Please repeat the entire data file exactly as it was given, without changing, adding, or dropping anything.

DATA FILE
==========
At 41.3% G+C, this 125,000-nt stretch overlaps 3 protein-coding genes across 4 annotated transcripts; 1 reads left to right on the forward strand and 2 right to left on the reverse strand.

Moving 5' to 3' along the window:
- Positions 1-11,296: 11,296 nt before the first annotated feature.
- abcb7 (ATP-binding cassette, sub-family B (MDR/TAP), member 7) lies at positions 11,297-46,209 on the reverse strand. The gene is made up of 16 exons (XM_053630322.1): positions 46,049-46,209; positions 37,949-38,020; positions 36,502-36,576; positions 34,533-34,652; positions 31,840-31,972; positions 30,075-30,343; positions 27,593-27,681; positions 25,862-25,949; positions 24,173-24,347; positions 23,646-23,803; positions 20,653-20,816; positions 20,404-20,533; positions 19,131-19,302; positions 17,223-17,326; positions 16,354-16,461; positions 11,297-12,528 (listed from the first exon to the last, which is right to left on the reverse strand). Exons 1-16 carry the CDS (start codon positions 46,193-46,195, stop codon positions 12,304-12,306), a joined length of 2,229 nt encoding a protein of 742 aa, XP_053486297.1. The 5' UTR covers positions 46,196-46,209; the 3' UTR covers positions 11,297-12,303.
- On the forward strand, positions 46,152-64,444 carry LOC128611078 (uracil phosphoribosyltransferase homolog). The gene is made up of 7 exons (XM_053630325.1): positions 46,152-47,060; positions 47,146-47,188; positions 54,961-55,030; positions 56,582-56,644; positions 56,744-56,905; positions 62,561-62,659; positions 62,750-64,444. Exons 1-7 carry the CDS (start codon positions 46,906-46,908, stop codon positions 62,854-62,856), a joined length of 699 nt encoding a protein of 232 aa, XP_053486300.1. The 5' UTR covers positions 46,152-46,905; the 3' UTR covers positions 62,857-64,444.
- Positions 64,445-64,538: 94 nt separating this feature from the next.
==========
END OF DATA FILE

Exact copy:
At 41.3% G+C, this 125,000-nt stretch overlaps 3 protein-coding genes across 4 annotated transcripts; 1 reads left to right on the forward strand and 2 right to left on the reverse strand.

Moving 5' to 3' along the window:
- Positions 1-11,296: 11,296 nt before the first annotated feature.
- abcb7 (ATP-binding cassette, sub-family B (MDR/TAP), member 7) lies at positions 11,297-46,209 on the reverse strand. The gene is made up of 16 exons (XM_053630322.1): positions 46,049-46,209; positions 37,949-38,020; positions 36,502-36,576; positions 34,533-34,652; positions 31,840-31,972; positions 30,075-30,343; positions 27,593-27,681; positions 25,862-25,949; positions 24,173-24,347; positions 23,646-23,803; positions 20,653-20,816; positions 20,404-20,533; positions 19,131-19,302; positions 17,223-17,326; positions 16,354-16,461; positions 11,297-12,528 (listed from the first exon to the last, which is right to left on the reverse strand). Exons 1-16 carry the CDS (start codon positions 46,193-46,195, stop codon positions 12,304-12,306), a joined length of 2,229 nt encoding a protein of 742 aa, XP_053486297.1. The 5' UTR covers positions 46,196-46,209; the 3' UTR covers positions 11,297-12,303.
- On the forward strand, positions 46,152-64,444 carry LOC128611078 (uracil phosphoribosyltransferase homolog). The gene is made up of 7 exons (XM_053630325.1): positions 46,152-47,060; positions 47,146-47,188; positions 54,961-55,030; positions 56,582-56,644; positions 56,744-56,905; positions 62,561-62,659; positions 62,750-64,444. Exons 1-7 carry the CDS (start codon positions 46,906-46,908, stop codon positions 62,854-62,856), a joined length of 699 nt encoding a protein of 232 aa, XP_053486300.1. The 5' UTR covers positions 46,152-46,905; the 3' UTR covers positions 62,857-64,444.
- Positions 64,445-64,538: 94 nt separating this feature from the next.